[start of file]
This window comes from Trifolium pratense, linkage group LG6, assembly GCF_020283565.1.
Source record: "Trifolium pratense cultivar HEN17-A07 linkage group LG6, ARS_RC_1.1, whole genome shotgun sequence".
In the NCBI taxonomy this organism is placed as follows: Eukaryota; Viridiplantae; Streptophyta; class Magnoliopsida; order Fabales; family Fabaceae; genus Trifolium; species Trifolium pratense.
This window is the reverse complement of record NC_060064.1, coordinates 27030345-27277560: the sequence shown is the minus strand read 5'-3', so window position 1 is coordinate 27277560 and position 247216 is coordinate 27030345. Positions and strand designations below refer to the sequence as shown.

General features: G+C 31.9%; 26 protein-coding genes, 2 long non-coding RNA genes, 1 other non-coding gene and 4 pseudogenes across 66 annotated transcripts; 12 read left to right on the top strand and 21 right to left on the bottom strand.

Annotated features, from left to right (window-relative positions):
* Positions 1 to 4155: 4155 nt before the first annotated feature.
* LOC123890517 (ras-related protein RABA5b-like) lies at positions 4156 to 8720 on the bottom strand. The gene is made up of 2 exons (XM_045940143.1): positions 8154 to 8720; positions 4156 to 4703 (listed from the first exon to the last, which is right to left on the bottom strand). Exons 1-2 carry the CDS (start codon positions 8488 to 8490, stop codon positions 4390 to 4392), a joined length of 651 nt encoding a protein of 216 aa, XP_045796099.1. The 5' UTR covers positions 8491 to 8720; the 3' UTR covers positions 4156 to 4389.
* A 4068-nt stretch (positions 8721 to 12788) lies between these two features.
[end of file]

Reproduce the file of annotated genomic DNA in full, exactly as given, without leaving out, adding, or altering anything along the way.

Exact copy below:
This window comes from Trifolium pratense, linkage group LG6, assembly GCF_020283565.1.
Source record: "Trifolium pratense cultivar HEN17-A07 linkage group LG6, ARS_RC_1.1, whole genome shotgun sequence".
In the NCBI taxonomy this organism is placed as follows: Eukaryota; Viridiplantae; Streptophyta; class Magnoliopsida; order Fabales; family Fabaceae; genus Trifolium; species Trifolium pratense.
This window is the reverse complement of record NC_060064.1, coordinates 27030345-27277560: the sequence shown is the minus strand read 5'-3', so window position 1 is coordinate 27277560 and position 247216 is coordinate 27030345. Positions and strand designations below refer to the sequence as shown.

General features: G+C 31.9%; 26 protein-coding genes, 2 long non-coding RNA genes, 1 other non-coding gene and 4 pseudogenes across 66 annotated transcripts; 12 read left to right on the top strand and 21 right to left on the bottom strand.

Annotated features, from left to right (window-relative positions):
* Positions 1 to 4155: 4155 nt before the first annotated feature.
* LOC123890517 (ras-related protein RABA5b-like) lies at positions 4156 to 8720 on the bottom strand. The gene is made up of 2 exons (XM_045940143.1): positions 8154 to 8720; positions 4156 to 4703 (listed from the first exon to the last, which is right to left on the bottom strand). Exons 1-2 carry the CDS (start codon positions 8488 to 8490, stop codon positions 4390 to 4392), a joined length of 651 nt encoding a protein of 216 aa, XP_045796099.1. The 5' UTR covers positions 8491 to 8720; the 3' UTR covers positions 4156 to 4389.
* A 4068-nt stretch (positions 8721 to 12788) lies between these two features.